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The Sect of Angels
The novels of Andrea Camilleri breathe out the sense of place, the sense of humour, and the sense of despair that lls the air of Sicily. -Donna Leon
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Based on a true story and told with the pacing, humor, and thrills of a Mediterranean mystery, Andrea Camilleri's new novel tells of a turn-of-the-century Sicilian scandal that revealed a tendency that is with us still: the refusal to accept the truth. The lawyer and journalist Matteo Teresi discovers the existence of a secret sect whose members include priests, politicians, and regional VIPs. During the early morning hours, when the town's churches are closed, the "Sect of the Angels" meets in the sacristy to carry out their holy office: initiating devout virgins into the rites of married life. Preying on their victims' naivete, the hooded "elect" commit ignominious acts while promising the young women divine grace. In 1901, at a time of immense changes in Sicilian society, the scandal breaks nationwide. But far from being hailed as a hero, Teresi is accused of disrupting the status quo and irrationally blamed for an outbreak of disease and a series of calamities. From the salons, churches and social clubs of Sicily to the country's highest courts, Camilleri's novel is a fast-paced, at times funny, passionately rendered portrait of the machinations of power and the difficult destiny of a local hero.
Awards, Reviews & Star Ratings
||Praise for The Sacco Gang "This is a riveting story of how organized crime, political corruption, and judicial duplicity can oppress freedom." Publishers Weekly "His latest nonfiction volume, The Sacco Gang, finds him digging through the cold coals of a real-life case from the early 20th century, a twisted morality tale worthy of the wild west." The Observer "If history is the story of the winners and the powerful, it's not only the fault of historians; the fact is that the traces of the past with which they work 'documents' are left by those arranging for their own posterity . . . Camilleri rebels against this fiction, creating another, more refined and luminous one." La Repubblica Praise for Andrea Camilleri and the Inspector Montalbano Series "You either love Andrea Camilleri or you haven't read him yet. Each novel in this wholly addictive, entirely magical series, set in Sicily and starring a detective unlike any other in crime fiction, blasts the brain like a shot of pure oxygen. Aglow with local color, packed with flint-dry wit, as fresh and clean as Mediterranean seafood - altogether transporting. Long live Camilleri, and long live Montalbano." -A.J. Finn, #1 New York Times bestselling author of The Woman in the Window "The idiosyncratic Montalbano is totally endearing." -The New York Times "Camilleri is as crafty and charming a writer as his protagonist is an investigator." -The Washington Post Book World "Hailing from the land of Umberto Eco and La Cosa Nostra, Montalbano can discuss a pointy-headed book like Western Attitudes Toward Death as unflinchingly as he can pore over crime-scene snuff photos. He throws together an extemporaneous lunch of shrimp with lemon and oil as gracefully as he dodges advances from attractive women." -Los Angeles Times "[Camilleri's mysteries] offer quirky characters, crisp dialogue, bright storytelling-and Salvo Montalbano, one of the most engaging protagonists in detective fiction. . . . Montalbano is a delightful creation, an honest man on Sicily's mean streets." -USA Today "Like Mike Hammer or Sam Spade, Montalbano is the kind of guy who can't stay out of trouble. . . . Still, deftly and lovingly translated by Stephen Sartarelli, Camilleri makes it abundantly clear that under the gruff, sardonic exterior our inspector has a heart of gold, and that any outburst, fumbles, or threats are made only in the name of pursuing truth." -The Nation "The novels of Andrea Camilleri breathe out the sense of place, the sense of humor, and the sense of despair that fills the air of Sicily." -Donna Leon, author of the Guido Brunetti series"Based on a true story from the early 1900s, this sordid episode offers a devastating portrait of how political power, the mafia, Catholic cover-ups, and family shame kept rural Sicily in a medieval time warp long into the twentieth century."-Foreword Reviews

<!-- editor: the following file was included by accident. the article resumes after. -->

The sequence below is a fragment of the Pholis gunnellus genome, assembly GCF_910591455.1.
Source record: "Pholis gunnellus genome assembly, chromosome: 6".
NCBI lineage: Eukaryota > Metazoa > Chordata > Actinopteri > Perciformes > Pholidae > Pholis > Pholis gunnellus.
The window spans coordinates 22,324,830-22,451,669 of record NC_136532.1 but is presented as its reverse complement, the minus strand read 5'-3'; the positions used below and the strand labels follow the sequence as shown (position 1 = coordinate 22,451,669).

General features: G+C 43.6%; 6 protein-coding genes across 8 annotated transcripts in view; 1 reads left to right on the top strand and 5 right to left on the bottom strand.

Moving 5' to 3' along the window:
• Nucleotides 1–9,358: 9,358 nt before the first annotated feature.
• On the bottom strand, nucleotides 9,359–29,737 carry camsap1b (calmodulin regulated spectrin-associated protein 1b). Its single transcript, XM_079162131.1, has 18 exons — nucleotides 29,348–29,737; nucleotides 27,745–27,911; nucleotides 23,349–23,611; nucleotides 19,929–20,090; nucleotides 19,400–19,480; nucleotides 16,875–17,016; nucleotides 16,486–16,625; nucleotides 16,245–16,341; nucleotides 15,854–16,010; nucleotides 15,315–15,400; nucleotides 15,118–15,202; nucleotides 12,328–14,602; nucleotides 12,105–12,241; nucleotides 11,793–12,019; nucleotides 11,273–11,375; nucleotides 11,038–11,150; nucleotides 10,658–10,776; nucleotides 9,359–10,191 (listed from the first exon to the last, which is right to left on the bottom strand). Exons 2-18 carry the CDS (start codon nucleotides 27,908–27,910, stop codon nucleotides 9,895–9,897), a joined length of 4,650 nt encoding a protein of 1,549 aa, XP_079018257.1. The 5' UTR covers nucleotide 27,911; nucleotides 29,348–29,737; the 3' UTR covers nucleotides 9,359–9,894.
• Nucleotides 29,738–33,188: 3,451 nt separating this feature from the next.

Andrea Camilleri is widely considered to be one of the greatest living Italian writers. His Montalbano crime series, each installment of which is a bestseller in Italy, is published in America by Penguin Random House. Several books in the series have been New York Times bestsellers. His literary honors include the Nino Martoglio International Book award. Born in Sicily, Camilleri currently lives in Rome. Stephen Sartarelli is a contemporary poet and prize-winning translator. He has written three books of poetry and translated over forty works of fiction and poetry, focusing on French and Italian.